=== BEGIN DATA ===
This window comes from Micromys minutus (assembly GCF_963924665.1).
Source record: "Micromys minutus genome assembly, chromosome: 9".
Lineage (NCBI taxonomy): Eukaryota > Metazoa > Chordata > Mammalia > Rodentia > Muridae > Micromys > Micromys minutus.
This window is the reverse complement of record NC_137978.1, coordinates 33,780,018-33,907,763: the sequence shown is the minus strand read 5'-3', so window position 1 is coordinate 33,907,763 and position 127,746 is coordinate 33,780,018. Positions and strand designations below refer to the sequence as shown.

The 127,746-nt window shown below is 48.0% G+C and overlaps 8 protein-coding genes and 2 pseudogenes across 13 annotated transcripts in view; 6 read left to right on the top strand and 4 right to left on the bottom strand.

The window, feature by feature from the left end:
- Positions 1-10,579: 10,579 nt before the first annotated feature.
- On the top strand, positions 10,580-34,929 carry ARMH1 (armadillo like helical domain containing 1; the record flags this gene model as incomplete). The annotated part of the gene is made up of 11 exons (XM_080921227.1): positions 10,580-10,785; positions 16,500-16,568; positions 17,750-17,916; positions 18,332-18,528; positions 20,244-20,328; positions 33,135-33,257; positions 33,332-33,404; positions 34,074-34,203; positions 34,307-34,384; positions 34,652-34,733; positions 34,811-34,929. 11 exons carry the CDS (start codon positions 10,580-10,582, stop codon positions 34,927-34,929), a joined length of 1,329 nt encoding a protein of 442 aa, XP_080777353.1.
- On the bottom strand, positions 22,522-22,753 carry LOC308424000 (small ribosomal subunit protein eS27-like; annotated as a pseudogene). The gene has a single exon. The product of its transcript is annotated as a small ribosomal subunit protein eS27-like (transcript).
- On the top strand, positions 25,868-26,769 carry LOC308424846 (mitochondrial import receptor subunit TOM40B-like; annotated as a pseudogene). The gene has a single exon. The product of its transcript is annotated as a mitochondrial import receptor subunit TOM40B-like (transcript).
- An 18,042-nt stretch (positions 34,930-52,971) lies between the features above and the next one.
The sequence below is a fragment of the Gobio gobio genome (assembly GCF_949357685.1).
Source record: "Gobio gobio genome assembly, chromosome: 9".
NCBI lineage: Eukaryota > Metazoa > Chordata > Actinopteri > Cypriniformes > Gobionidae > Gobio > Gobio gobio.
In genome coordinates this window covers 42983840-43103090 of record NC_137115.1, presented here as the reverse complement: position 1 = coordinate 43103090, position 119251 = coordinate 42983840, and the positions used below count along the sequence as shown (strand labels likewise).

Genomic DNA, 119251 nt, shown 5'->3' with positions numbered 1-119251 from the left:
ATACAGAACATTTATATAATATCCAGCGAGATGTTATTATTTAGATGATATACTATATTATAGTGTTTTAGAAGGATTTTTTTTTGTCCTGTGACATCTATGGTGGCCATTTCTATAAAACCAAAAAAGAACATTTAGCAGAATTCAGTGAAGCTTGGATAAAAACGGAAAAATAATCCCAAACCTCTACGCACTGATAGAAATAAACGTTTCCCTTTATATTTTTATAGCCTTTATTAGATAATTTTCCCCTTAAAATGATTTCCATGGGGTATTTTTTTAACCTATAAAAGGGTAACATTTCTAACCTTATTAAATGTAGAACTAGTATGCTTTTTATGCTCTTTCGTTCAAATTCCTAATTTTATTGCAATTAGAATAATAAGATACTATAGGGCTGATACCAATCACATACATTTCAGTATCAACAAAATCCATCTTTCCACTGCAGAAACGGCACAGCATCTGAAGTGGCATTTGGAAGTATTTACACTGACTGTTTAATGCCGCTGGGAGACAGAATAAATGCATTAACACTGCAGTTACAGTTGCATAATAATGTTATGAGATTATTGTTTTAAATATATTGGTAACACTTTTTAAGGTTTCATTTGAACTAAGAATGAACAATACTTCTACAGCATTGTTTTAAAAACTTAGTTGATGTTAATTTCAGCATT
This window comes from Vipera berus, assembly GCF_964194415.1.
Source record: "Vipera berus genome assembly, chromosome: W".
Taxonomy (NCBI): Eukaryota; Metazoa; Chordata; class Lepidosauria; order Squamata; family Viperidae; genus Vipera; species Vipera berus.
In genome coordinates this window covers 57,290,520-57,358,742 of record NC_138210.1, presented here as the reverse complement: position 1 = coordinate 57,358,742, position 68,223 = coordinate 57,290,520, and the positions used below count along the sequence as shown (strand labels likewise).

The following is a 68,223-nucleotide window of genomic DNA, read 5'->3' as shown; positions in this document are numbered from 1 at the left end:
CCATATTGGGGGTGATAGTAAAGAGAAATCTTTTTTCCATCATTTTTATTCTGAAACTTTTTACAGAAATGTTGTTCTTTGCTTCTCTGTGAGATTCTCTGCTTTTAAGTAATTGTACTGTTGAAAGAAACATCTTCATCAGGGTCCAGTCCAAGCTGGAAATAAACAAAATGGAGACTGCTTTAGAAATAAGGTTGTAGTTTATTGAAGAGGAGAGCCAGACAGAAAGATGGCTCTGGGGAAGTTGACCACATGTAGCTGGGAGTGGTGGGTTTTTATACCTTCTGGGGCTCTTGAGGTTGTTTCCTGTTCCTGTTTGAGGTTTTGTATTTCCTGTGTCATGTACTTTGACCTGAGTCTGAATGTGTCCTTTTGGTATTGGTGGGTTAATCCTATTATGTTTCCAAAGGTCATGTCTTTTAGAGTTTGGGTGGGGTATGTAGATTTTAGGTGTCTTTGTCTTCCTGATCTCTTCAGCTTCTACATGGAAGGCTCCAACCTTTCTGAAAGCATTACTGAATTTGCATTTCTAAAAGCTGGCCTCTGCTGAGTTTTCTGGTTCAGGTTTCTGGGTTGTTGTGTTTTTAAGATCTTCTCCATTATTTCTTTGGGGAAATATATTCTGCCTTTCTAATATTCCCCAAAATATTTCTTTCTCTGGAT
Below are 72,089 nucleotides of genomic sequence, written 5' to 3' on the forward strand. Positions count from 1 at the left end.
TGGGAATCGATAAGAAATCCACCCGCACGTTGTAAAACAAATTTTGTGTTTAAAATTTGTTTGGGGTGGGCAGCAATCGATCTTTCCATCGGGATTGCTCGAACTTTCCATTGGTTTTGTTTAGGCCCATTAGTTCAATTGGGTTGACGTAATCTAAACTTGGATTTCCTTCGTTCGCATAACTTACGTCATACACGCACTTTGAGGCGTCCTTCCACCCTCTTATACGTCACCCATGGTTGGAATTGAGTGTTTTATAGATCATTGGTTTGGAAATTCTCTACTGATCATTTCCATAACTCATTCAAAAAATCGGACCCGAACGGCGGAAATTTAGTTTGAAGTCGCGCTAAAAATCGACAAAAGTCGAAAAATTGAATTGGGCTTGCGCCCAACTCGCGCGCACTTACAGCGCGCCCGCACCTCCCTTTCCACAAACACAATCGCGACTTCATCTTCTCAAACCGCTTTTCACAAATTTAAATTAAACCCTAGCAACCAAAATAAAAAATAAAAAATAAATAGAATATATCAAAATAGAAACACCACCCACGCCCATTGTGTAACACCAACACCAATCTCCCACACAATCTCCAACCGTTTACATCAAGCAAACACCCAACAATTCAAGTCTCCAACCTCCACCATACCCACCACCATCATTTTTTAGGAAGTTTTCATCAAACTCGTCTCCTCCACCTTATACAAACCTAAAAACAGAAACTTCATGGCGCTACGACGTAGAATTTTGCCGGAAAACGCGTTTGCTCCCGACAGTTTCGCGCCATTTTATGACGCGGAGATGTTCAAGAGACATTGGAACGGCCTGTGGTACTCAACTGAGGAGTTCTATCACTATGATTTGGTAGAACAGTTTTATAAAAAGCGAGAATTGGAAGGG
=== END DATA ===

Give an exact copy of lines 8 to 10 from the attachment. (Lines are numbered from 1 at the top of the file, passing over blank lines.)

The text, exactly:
- On the top strand, positions 10,580-34,929 carry ARMH1 (armadillo like helical domain containing 1; the record flags this gene model as incomplete). The annotated part of the gene is made up of 11 exons (XM_080921227.1): positions 10,580-10,785; positions 16,500-16,568; positions 17,750-17,916; positions 18,332-18,528; positions 20,244-20,328; positions 33,135-33,257; positions 33,332-33,404; positions 34,074-34,203; positions 34,307-34,384; positions 34,652-34,733; positions 34,811-34,929. 11 exons carry the CDS (start codon positions 10,580-10,582, stop codon positions 34,927-34,929), a joined length of 1,329 nt encoding a protein of 442 aa, XP_080777353.1.
- On the bottom strand, positions 22,522-22,753 carry LOC308424000 (small ribosomal subunit protein eS27-like; annotated as a pseudogene). The gene has a single exon. The product of its transcript is annotated as a small ribosomal subunit protein eS27-like (transcript).
- On the top strand, positions 25,868-26,769 carry LOC308424846 (mitochondrial import receptor subunit TOM40B-like; annotated as a pseudogene). The gene has a single exon. The product of its transcript is annotated as a mitochondrial import receptor subunit TOM40B-like (transcript).